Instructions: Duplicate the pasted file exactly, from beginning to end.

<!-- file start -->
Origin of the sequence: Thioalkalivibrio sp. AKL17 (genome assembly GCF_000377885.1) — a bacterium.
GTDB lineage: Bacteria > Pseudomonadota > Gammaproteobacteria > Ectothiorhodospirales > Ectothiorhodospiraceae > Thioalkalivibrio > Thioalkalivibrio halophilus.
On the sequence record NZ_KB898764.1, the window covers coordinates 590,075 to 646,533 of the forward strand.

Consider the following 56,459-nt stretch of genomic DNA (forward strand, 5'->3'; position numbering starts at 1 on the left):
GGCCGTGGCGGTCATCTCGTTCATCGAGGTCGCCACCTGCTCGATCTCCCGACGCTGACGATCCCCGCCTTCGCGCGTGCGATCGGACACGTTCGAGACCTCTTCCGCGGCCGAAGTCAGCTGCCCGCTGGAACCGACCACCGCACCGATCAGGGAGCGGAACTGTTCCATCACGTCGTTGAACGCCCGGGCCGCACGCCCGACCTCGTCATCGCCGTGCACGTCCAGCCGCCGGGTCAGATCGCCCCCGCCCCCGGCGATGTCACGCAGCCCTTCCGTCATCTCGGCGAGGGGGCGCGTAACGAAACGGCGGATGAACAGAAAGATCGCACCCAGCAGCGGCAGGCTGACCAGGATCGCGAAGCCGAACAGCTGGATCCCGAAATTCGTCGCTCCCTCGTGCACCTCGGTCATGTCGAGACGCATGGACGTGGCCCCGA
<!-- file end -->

Origin of the sequence: Thioalkalivibrio sp. AKL17 (genome assembly GCF_000377885.1) — a bacterium.
GTDB lineage: Bacteria > Pseudomonadota > Gammaproteobacteria > Ectothiorhodospirales > Ectothiorhodospiraceae > Thioalkalivibrio > Thioalkalivibrio halophilus.
On the sequence record NZ_KB898764.1, the window covers coordinates 590,075 to 646,533 of the forward strand.

Consider the following 56,459-nt stretch of genomic DNA (forward strand, 5'->3'; position numbering starts at 1 on the left):
GGCCGTGGCGGTCATCTCGTTCATCGAGGTCGCCACCTGCTCGATCTCCCGACGCTGACGATCCCCGCCTTCGCGCGTGCGATCGGACACGTTCGAGACCTCTTCCGCGGCCGAAGTCAGCTGCCCGCTGGAACCGACCACCGCACCGATCAGGGAGCGGAACTGTTCCATCACGTCGTTGAACGCCCGGGCCGCACGCCCGACCTCGTCATCGCCGTGCACGTCCAGCCGCCGGGTCAGATCGCCCCCGCCCCCGGCGATGTCACGCAGCCCTTCCGTCATCTCGGCGAGGGGGCGCGTAACGAAACGGCGGATGAACAGAAAGATCGCACCCAGCAGCGGCAGGCTGACCAGGATCGCGAAGCCGAACAGCTGGATCCCGAAATTCGTCGCTCCCTCGTGCACCTCGGTCATGTCGAGACGCATGGACGTGGCCCCGA